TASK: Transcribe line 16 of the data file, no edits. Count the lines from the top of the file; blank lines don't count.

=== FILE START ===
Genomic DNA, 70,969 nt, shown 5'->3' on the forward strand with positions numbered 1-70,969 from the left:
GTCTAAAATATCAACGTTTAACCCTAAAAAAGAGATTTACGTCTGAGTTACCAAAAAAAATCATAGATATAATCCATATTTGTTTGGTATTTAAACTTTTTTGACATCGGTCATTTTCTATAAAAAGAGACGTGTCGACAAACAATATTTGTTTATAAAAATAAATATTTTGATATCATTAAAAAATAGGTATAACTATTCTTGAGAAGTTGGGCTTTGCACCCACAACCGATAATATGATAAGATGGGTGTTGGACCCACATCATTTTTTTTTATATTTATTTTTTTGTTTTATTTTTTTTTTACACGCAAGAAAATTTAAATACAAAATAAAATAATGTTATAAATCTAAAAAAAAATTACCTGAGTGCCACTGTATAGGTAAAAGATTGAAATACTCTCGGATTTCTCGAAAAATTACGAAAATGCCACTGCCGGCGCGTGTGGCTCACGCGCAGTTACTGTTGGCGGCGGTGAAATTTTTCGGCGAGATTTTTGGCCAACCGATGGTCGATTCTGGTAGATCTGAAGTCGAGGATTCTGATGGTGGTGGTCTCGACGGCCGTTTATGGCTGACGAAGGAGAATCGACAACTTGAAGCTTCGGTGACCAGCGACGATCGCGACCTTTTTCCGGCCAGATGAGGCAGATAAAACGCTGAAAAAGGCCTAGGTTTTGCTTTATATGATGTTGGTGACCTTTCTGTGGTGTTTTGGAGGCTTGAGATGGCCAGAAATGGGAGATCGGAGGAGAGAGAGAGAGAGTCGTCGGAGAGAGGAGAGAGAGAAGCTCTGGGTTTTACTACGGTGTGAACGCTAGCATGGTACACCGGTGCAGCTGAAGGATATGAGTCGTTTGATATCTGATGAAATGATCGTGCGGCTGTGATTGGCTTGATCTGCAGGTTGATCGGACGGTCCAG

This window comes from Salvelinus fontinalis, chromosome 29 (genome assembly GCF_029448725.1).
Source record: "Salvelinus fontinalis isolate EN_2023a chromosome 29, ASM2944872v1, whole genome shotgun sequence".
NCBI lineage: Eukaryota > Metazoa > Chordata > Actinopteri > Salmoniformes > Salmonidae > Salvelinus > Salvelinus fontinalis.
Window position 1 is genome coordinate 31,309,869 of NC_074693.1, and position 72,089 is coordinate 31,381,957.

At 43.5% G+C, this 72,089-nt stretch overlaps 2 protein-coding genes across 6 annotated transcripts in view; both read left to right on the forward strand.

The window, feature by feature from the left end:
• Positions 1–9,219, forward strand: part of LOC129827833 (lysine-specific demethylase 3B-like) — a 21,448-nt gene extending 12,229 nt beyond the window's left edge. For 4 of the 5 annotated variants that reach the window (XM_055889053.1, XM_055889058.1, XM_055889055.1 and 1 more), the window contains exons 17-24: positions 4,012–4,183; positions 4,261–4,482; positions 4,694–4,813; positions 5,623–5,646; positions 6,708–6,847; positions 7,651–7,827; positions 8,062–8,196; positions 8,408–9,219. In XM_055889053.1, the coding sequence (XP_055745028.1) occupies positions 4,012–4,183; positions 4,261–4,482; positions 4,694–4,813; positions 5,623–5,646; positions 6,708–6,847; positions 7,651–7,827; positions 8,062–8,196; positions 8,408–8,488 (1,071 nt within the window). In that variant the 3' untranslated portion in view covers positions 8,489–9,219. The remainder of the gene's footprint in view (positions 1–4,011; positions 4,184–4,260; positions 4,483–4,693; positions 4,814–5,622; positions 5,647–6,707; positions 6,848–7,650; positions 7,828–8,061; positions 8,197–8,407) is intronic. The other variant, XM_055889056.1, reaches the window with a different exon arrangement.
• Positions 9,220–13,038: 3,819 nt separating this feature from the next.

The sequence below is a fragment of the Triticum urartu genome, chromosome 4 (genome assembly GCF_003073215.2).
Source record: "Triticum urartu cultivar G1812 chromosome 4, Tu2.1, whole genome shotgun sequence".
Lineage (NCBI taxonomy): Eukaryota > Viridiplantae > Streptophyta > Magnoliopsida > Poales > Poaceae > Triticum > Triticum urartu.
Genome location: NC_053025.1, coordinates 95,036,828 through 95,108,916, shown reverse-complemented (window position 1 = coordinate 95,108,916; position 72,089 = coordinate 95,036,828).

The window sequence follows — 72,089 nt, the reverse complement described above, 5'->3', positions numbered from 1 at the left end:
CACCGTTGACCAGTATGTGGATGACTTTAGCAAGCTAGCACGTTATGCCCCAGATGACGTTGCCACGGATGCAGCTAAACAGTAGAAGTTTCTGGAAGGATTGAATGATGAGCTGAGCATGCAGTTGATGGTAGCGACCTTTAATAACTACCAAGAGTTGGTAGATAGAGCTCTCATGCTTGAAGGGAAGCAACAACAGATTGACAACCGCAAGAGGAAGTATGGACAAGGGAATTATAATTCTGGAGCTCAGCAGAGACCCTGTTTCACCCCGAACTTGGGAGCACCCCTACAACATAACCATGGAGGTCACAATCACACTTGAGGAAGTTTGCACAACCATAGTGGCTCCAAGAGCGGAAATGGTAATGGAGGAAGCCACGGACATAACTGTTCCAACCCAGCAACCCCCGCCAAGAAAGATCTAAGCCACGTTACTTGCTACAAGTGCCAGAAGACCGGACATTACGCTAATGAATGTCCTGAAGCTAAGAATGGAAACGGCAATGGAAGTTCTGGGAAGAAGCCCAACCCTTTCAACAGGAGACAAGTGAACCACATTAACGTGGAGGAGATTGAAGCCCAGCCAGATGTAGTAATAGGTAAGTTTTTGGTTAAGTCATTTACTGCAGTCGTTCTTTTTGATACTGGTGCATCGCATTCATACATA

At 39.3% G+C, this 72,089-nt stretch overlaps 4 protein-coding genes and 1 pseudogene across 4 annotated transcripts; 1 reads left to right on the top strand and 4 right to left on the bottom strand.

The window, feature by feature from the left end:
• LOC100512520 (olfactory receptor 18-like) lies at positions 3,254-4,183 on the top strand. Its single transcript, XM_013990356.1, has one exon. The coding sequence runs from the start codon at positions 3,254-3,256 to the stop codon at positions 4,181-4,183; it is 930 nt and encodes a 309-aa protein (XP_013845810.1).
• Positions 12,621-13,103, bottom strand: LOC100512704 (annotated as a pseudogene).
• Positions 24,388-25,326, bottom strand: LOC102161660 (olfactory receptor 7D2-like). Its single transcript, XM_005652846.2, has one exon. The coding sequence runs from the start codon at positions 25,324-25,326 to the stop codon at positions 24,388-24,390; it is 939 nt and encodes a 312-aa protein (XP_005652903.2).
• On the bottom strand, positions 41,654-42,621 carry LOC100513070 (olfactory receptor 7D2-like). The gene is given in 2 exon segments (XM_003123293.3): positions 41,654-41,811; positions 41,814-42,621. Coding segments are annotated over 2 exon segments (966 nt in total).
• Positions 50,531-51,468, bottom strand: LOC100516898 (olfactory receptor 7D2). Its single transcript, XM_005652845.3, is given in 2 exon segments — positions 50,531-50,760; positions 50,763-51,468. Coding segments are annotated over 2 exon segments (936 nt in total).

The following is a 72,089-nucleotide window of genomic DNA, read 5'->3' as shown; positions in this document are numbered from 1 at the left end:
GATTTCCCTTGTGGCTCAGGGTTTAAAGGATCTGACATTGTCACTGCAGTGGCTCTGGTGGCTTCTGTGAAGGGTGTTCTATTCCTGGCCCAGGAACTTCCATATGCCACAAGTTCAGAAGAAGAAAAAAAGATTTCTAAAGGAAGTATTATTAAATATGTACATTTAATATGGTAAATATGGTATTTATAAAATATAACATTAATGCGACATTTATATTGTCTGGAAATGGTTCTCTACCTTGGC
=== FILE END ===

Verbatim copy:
CACCGTTGACCAGTATGTGGATGACTTTAGCAAGCTAGCACGTTATGCCCCAGATGACGTTGCCACGGATGCAGCTAAACAGTAGAAGTTTCTGGAAGGATTGAATGATGAGCTGAGCATGCAGTTGATGGTAGCGACCTTTAATAACTACCAAGAGTTGGTAGATAGAGCTCTCATGCTTGAAGGGAAGCAACAACAGATTGACAACCGCAAGAGGAAGTATGGACAAGGGAATTATAATTCTGGAGCTCAGCAGAGACCCTGTTTCACCCCGAACTTGGGAGCACCCCTACAACATAACCATGGAGGTCACAATCACACTTGAGGAAGTTTGCACAACCATAGTGGCTCCAAGAGCGGAAATGGTAATGGAGGAAGCCACGGACATAACTGTTCCAACCCAGCAACCCCCGCCAAGAAAGATCTAAGCCACGTTACTTGCTACAAGTGCCAGAAGACCGGACATTACGCTAATGAATGTCCTGAAGCTAAGAATGGAAACGGCAATGGAAGTTCTGGGAAGAAGCCCAACCCTTTCAACAGGAGACAAGTGAACCACATTAACGTGGAGGAGATTGAAGCCCAGCCAGATGTAGTAATAGGTAAGTTTTTGGTTAAGTCATTTACTGCAGTCGTTCTTTTTGATACTGGTGCATCGCATTCATACATA